- Your employer disputes your claim. They may do this for a variety of reasons, from not having enough evidence to not wanting their premiums to increase.
Some of these reasons make sense. If an employee was under the influence of drugs or alcohol, for example, or if their medical records uncover a blatant untruth, of course employers should not bear the cost. However, claims are often denied for spurious reasons that put injured employees’ health – and finances – at risk.
Why Workers Comp Denied Treatment
You may also be denied treatment, which is unconscionable. Why would this happen?
- If your doctor requests approval for a certain test or procedure, the insurance company may say it’s unnecessary and deny the request.
- The insurance company does not respond to requests for treatment at all, effectively denying it.
If your doctor does not get approval, they likely will not perform the recommended treatment. After all, they won’t get paid.
The good news is that you can appeal a workers compensation denial.
Appealing a Workers Comp Denial
There is an established process for appealing a workers compensation denial:
- Conference for Dispute Resolution. Contact the Bureau of Employee Assistance and Ombudsman. They may assign you an ombudsman (an official assigned to investigate your complaint) to review your case and assist you in the resolution conference.
- Petition for Benefits. If your resolution conference is not successful, you can file a petition for benefits. You do this with the Office of the Judges Compensation Claim and forward copies to your employer and their insurer. You must file within two years of your accident/illness and include detailed information about your claim and disagreement with the insurance company.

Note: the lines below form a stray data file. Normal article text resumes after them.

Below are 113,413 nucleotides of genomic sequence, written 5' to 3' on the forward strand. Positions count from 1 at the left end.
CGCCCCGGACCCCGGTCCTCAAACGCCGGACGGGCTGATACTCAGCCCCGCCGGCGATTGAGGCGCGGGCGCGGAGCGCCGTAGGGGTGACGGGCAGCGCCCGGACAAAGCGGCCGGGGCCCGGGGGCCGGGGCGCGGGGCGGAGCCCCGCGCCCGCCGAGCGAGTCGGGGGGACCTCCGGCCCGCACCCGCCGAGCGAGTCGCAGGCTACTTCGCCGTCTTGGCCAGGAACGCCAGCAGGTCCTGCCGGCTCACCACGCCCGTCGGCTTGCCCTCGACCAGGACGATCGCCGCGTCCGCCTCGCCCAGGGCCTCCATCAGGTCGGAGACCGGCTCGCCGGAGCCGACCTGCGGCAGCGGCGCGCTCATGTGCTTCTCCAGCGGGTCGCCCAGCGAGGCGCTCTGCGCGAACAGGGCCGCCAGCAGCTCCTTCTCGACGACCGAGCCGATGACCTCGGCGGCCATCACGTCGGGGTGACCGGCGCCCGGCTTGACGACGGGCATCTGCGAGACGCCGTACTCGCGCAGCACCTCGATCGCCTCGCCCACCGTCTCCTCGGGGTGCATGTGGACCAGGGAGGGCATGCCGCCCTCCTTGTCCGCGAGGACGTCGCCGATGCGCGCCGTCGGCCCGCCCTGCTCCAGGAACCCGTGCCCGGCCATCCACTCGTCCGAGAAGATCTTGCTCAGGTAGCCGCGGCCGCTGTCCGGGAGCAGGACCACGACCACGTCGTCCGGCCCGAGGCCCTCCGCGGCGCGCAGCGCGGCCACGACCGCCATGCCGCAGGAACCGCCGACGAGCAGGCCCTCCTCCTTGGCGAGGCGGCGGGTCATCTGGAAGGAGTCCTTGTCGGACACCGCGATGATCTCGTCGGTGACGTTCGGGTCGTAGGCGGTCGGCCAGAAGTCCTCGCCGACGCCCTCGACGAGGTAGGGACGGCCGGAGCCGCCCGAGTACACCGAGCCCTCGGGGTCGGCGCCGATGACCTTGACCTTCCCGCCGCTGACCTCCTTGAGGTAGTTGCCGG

- Mediation. Upon filing your petition, an informal mediation conference will be scheduled within 130 days. If both you and the insurance company agree that the results will be binding, you may not appeal the decision.
- Workers Compensation Hearing. If mediation is not successful, and nonbinding, you can have a hearing in front of a workers comp judge.
- Appeal with the Florida District Court of Appeals, First District. If you disagree with the results of your hearing, you can appeal to this court.
This is a complex process, and you will need to provide documentation (e.g., medical records, communications with your employer and/or insurance company, etc.) in order to make a compelling case.
The experienced attorneys of the LaBovick Law Group have handled numerous workers’ compensation cases; we not only know the ins and outs of developing a strong case, we understand how essential these benefits are to you as you recover from your work-related injury or illness. We have a long track record of fighting for our clients in the face of aggressive insurance companies with deep pockets. We will not be intimidated when it comes to protecting your rights.
If workers comp denied treatment or benefits, please contact us today. We can help.